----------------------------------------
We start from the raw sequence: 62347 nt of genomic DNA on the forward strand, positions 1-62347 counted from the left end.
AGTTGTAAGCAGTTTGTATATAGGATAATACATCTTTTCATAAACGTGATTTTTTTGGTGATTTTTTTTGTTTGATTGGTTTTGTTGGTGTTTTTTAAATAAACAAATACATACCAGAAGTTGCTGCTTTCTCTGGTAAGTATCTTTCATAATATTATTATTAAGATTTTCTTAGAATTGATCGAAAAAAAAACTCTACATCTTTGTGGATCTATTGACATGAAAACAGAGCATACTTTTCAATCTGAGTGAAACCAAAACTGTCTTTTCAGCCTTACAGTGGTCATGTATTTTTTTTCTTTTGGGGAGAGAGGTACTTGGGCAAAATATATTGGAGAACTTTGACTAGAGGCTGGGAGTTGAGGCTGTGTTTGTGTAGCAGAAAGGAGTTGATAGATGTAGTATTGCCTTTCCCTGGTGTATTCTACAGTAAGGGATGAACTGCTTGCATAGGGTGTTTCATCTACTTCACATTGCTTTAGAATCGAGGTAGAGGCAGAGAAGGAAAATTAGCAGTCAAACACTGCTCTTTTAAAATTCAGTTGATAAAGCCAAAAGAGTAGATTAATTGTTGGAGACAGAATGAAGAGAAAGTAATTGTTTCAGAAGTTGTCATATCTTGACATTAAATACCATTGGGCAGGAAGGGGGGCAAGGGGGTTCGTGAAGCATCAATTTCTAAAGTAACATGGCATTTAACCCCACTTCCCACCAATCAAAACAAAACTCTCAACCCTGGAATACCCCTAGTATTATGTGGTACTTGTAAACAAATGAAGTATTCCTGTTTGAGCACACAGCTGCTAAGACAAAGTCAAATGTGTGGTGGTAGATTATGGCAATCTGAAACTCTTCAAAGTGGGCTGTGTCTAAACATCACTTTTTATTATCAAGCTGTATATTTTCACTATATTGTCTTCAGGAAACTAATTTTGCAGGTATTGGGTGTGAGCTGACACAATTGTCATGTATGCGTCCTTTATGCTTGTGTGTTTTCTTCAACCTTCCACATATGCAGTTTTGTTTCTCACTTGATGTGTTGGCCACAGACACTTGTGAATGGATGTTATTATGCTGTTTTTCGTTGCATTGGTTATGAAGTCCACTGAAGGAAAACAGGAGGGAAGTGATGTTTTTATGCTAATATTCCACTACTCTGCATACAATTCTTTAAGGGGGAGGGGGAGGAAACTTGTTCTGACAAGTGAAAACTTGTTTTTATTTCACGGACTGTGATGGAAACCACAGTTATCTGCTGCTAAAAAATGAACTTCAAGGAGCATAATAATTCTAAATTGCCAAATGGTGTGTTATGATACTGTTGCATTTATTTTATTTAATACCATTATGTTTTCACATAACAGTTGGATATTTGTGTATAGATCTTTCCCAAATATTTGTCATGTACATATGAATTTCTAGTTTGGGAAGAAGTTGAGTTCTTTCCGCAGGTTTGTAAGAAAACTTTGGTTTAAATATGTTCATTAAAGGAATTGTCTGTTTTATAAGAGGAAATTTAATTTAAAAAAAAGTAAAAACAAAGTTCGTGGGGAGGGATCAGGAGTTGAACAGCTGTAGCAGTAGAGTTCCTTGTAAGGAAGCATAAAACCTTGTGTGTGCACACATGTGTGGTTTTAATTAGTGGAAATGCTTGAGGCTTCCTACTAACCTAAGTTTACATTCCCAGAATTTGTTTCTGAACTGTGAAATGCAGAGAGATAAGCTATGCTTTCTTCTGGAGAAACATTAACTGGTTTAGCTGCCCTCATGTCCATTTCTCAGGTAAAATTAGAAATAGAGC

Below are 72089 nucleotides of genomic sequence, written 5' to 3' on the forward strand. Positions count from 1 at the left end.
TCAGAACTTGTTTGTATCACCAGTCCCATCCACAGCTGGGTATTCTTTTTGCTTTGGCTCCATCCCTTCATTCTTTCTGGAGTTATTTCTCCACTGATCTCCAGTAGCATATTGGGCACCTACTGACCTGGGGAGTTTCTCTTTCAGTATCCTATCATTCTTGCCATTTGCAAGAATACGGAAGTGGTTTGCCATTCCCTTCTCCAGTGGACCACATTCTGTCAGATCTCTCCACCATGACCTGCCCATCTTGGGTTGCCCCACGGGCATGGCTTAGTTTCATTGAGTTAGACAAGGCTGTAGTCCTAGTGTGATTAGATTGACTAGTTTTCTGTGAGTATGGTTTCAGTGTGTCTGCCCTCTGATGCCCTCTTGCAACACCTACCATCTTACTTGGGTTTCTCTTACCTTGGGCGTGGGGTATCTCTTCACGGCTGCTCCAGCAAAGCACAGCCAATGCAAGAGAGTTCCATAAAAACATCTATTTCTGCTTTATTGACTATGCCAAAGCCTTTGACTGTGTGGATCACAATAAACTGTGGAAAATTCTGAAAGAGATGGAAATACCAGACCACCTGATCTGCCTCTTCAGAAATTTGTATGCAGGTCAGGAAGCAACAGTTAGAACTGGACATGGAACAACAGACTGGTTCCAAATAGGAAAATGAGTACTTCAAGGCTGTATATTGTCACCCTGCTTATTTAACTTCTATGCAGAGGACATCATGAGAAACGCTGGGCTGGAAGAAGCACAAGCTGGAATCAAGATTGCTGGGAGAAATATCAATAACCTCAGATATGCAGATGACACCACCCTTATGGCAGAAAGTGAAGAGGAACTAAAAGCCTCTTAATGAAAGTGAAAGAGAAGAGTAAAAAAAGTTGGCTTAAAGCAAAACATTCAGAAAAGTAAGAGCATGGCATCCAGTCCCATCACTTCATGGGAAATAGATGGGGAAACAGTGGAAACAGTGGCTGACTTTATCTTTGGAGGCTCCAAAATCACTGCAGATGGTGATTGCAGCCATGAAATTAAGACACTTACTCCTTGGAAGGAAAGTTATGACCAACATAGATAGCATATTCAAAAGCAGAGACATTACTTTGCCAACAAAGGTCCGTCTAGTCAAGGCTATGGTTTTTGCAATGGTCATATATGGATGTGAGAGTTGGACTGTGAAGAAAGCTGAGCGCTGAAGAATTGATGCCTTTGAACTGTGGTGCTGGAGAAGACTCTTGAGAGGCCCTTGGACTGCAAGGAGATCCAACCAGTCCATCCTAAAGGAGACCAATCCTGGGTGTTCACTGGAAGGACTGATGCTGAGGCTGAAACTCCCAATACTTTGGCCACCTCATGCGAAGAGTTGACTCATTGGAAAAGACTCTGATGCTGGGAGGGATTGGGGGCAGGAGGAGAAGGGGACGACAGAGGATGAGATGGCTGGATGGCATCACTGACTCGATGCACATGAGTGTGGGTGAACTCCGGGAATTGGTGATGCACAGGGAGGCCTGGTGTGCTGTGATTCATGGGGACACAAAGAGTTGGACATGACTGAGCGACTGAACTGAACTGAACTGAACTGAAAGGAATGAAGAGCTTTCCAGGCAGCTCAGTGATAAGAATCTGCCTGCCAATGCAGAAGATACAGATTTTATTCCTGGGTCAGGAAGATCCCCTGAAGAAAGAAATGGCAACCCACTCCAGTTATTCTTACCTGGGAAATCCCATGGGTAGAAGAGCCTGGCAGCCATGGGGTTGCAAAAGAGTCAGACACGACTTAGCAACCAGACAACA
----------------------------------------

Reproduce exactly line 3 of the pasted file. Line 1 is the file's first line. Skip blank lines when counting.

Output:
Below are 72089 nucleotides of genomic sequence, written 5' to 3' on the forward strand. Positions count from 1 at the left end.